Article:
Vintage Nature Illustration Wednesday – Turtle Carapaces

Historische Bild- und Schriftgutsammlungen des Museums für Naturkunde - Bestand: Zool. Mus. Signatur: SI, Nachl. Schoepf II, Bl. 60

Historische Bild und Schriftgutsammlungen des Museums für Naturkunde – Bestand: Zool. Mus. Signatur: SI, Nachl. Schoepf II, Bl. 60

Curio Cabinet: Selenite

CC selenite

The Curio Cabinet series (#curioTuesday) is published biweekly, featuring an artifact of natural or cultural history and a brief selection of nifty facts. Curio Cabinet celebrates the history of curio collections, the roots of which played a part in the globalization of learning and scientific knowledge. Learn more here.

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Vintage Nature Illustration Wednesday – Mushrooms

(This one was a gift - I sadly do not have illustrator info. If you know it, please tell me!)

(This one was a gift – I sadly do not have illustrator info. If you know it, please tell me!)

Curio Cabinet: Tulip Poplar Seedhead

CC tuliptree seed

The Curio Cabinet series (#curioTuesday) is published biweekly, featuring an artifact of natural or cultural history and a brief selection of nifty facts. Curio Cabinet celebrates the history of curio collections, the roots of which played a part in the globalization of learning and scientific knowledge. Learn more here.

Read the rest of this entry

Spring Photos – Turtles, Mayapples, and Insects, Oh My!

Large unripe fruit of the May Apple, Podophyllum peltatum

Large unripe fruit of the May Apple, Podophyllum peltatum

Eastern Box Turtle. Female by tell of eye color and flatness of plastron (bottom shell area). Copyright The Roaming Naturalist.

Eastern Box Turtle. Female by tell of eye color and flatness of plastron (bottom shell area). Copyright The Roaming Naturalist.

My red potatoes are flowering! Grown in a 5 gallon bucket. Copyright The Roaming Naturalist.

My red potatoes are flowering! Grown in a 5 gallon bucket. Copyright The Roaming Naturalist.

Another Eastern Box Turtle, obviously trying to take over the world. Ranger photo, Maryland Park Service.

Not sure of the common name - found "leather beetle" or "horned passalus." Odontotaenius disjunctus. Either way, huge. Photo courtesy of Ranger S. Andrucyk, Maryland Park Service.

Not sure of the common name – found “leather beetle” or “horned passalus.” Odontotaenius disjunctus. Either way, huge. Photo courtesy of Ranger S. Andrucyk, Maryland Park Service.

Luna Moth, courtesy of Ranger S. Andrucyk, Maryland Park Service.

Luna Moth, courtesy of Ranger S. Andrucyk, Maryland Park Service.

White Ermine Moth, Spilosoma lubricipeda. Photo courtesy of Ranger S. Andrucyk, Maryland Park Service.

White Ermine Moth, Spilosoma lubricipeda. Photo courtesy of Ranger S. Andrucyk, Maryland Park Service.

IMG_4085

Watchful eye. Eastern Box Turtle. Copyright The Roaming Naturalist.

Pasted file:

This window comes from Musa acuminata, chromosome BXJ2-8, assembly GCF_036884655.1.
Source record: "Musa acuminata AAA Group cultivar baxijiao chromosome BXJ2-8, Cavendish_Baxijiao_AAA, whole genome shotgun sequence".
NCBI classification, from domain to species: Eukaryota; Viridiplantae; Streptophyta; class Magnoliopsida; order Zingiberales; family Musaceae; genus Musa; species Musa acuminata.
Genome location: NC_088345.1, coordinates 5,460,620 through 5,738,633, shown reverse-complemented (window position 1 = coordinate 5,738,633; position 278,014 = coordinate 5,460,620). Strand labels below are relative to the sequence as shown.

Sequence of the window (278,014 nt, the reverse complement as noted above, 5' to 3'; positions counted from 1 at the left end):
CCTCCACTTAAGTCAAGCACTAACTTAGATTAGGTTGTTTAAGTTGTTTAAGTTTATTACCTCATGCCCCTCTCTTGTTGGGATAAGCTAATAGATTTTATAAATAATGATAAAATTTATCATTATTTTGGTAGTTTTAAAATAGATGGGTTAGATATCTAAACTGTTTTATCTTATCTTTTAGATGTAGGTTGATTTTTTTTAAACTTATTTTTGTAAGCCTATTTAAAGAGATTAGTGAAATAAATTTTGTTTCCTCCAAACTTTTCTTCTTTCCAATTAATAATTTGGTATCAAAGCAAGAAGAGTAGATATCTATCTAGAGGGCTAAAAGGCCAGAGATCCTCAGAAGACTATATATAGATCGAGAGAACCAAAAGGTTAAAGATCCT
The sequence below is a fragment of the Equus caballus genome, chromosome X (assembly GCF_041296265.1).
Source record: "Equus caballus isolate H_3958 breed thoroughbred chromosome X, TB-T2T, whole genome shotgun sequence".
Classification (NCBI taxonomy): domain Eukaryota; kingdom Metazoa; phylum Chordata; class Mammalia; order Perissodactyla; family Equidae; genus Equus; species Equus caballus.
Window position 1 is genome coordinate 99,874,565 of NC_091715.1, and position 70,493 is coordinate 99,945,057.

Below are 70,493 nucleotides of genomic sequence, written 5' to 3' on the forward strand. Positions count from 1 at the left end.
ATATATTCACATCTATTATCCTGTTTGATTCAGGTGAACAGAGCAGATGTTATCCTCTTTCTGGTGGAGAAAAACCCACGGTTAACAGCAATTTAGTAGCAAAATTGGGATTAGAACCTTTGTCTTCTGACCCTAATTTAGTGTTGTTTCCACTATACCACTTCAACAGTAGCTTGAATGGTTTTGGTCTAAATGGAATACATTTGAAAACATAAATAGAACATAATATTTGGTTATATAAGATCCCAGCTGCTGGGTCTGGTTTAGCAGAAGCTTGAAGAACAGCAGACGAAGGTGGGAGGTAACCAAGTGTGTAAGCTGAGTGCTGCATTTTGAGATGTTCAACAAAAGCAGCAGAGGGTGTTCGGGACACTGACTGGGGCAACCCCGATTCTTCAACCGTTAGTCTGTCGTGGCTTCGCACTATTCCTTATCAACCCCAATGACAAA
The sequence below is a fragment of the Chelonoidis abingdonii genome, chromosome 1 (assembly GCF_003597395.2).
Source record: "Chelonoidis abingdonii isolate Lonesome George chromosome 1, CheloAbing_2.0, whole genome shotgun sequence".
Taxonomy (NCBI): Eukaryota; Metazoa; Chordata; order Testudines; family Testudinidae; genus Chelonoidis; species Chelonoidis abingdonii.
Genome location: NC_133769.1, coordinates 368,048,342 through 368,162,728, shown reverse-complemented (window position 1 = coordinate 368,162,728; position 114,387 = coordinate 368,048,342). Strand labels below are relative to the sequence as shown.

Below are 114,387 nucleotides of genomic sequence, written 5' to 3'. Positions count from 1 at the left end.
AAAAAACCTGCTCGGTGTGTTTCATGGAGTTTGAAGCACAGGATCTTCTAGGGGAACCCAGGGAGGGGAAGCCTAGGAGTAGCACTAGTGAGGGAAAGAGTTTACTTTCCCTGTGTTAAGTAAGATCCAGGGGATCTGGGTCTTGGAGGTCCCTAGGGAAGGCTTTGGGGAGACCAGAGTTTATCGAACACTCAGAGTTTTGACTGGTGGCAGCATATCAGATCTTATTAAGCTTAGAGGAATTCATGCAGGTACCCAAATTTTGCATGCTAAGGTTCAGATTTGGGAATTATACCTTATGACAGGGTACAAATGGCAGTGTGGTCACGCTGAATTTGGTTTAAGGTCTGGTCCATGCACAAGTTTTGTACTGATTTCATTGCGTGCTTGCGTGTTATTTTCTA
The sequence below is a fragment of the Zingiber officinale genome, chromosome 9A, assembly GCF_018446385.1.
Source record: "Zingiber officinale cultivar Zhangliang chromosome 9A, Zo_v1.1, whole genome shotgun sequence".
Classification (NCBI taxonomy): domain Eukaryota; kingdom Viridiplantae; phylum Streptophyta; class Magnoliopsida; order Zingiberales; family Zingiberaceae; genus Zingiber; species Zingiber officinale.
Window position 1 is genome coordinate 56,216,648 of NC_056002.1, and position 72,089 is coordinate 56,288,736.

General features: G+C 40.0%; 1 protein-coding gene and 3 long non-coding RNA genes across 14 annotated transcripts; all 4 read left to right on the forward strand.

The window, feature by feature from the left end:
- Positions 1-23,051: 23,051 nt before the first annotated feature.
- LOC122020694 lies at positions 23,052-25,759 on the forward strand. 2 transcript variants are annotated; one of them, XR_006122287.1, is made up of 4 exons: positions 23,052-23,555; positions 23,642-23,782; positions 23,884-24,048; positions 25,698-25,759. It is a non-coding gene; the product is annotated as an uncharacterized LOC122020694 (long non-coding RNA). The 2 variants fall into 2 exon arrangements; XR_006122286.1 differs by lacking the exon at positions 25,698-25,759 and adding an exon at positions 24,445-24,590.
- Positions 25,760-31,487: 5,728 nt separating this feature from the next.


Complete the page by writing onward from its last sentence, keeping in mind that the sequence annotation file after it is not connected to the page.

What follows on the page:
Vintage Nature Illustration Wednesday – Crabs

R. P. Nodder, 1814

R. P. Nodder, 1814

R. P. Nodder, 1814

R. P. Nodder, 1814

 

[Video] What Does the Sloth Say?

You’re gonna wanna sit down for this.

 

Curio Cabinet: Fluorite

CC fluorite

The Curio Cabinet series (#curioTuesday) is published biweekly, featuring an artifact of natural or cultural history and a brief selection of nifty facts. Curio Cabinet celebrates the history of curio collections, the roots of which played a part in the globalization of learning and scientific knowledge. Learn more here.

Read the rest of this entry

May Berry Go Round

Hello friends! Ah, spring time – the busiest season of all. And so it was this month that most of the plant writers were otherwise preoccupied with their plant obsessions! May’s Berry Go Round is a bit slim, but I hope you enjoy these articles on important backyard garden plants/considerations. You can visit the main Berry Go Round here site for more information about carnivals and becoming a carnival host.

Benjamin Vogt inspired me to start thinking about important backyard plants and practices with this quote: “I feel that my backyard habitat is critically important (in the face of such large-scale environmental degradation).” And it’s true: each of us with any amount of outdoor space, be it a patio or a thousand acres, has the opportunity to support life: plant life, insect life, possibly even animal life and full microhabitat life. You can read the article here at the Native Plants & Wildlife Gardens blog.

I also love this article by Carole Sevilla Brown called “Are Wildlife Gardeners Real Gardeners?”

This article from Mother Nature’s Backyard explores making your garden water-wise and “life-friendly!”

New Under the Sun has a particular preference for a prickly perennial known as Yellow Thistle.

Emma the Gardener wrote about a popular permaculture plant: comfrey!

Check out a gorgeous, rare species on Gravity’s Rainbow blog and learn how to help protect its specialized habitat.

If you’re interested in learning more, the first thing you can do is find out how to support native plants in your habitat. Native plants support pollinating insects, which in turn support native birds and mammals. Conserve water by getting rid of needless lawn space and plants that aren’t fit for your climate, particularly if you live in a dry one. Most of all, get into your green space and connect – deeply and fully – to nature and the great circle of life we’re all a part of! :) Thanks for joining me.

 

 

 

 

 

Vintage Nature Illustration Wednesday – Mosses & Lichens

David Goddard 1978

David Goddard 1978

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